Monday, February 28, 2005

Star of Gypsies

The origins of the people we call Gyspies have always been in question; historians claiming they originate from areas as diverse as Turkey, Romania and even Egypt. Robert Silverberg makes great use of these mysterious origins by pushing it even further in his newest novel, Star of Gypsies. In the world of this novel, the gypsies, or Rom as they call themselves, immigrated to Earth thousands of years ago from a distant world and became a part of our society. Or at least the fringes of our society. Living on the edge in their own way, they developed into a nomadic people made infamous by their image as fortune tellers, thieves, and scam artists. Their natural predilections for journeying long distances and an unusual knack for piloting makes them instrumental in the development of mankind's space age; without the Rom it's quite apparent that mankind may have floundered and found themselves trapped on an Earth ravaged of all its natural resources.

The Rom use their new unique position to gain some measure of power, and establish their own loosely connected kingdom within the growing empire of man. Although technically science fiction, this future universe of the Rom holds equals levels of fantasy. Alongside starships and suspended animation lie centuries-old prophecies, and ghosts. At the book's opening, Yakoub, king of the Roms, lives on the barren, cold world of Mulano. Although still technically king, Yakoub left his throne behind to focus on a way to take his people back to the long lost home they call Romany Star. After three long years in isolation he receives word that a new upstart has taken over the mantle of Rom king, a cruel and terriying man named Shandor who happens to be Yakoub's oldest son. When Yakoub returns to reclaim his throne he finds himself immeshed not only in a political fight for control over his own throne but a burgeoning civil war within the empire of mankind.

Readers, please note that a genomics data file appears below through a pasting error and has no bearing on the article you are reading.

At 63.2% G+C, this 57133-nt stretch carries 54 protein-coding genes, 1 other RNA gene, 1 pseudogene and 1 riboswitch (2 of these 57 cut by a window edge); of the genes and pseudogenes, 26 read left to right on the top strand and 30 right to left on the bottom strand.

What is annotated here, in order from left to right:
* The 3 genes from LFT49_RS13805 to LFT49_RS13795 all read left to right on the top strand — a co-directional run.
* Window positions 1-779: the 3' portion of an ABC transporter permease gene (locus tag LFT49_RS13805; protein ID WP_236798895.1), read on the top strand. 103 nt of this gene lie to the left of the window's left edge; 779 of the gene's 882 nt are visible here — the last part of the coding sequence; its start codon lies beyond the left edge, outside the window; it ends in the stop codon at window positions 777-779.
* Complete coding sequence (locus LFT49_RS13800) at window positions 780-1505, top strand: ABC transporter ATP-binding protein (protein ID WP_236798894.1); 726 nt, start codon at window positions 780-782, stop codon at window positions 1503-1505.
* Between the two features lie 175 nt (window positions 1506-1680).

As a first-person narrative, this book's a rarity in science fiction that focuses not on action but on character. Yakoub's storyteller voice is so strong I can't imagine this tale being told in any other fashion. Reading Yakoub's words, I get the feeling like I just sat down next to someone at a bar and am listening to odd little pieces of his fascinating life. Because it has an almost oral tradition feel to it, the novel interweaves the main story line with a series of colorful flashbacks and diversions. While the flashbacks do enhance the main plotline here and there, most give Silverberg the opportunity to build on our understanding of Yakoub. In lesser hands this novel would be a mess, but Silverberg maintains tight control over the flow. We relive his early days as a slave, watch him work and scheme hard enough to win his freedom and eventually claim the throne of all his people. Behind all the political manipulations, murders and explosions Star of Gypsies is ultimately a portrait of Yakoub, and it's a portrait well worth reading.



LadyLitBlitzin said...

Wow that sounds interesting... thanks for the tip!

Michèle said...

I don't usually read science fiction, but I would read this. I particularly like stories with an "oral tradition feel" about them. Thanks for the review!

Hebdomeros said...

I'm not a big fan of sci-fi that's purely focused on the science, either. Technical details bore me after a time, and I have much the same reaction to political thrillers that get too bogged down (please stand up, Tom Clancy). But this was a good read, and would actually fit in nicely with the whole New Wave Fabulists camp. A good, fun book.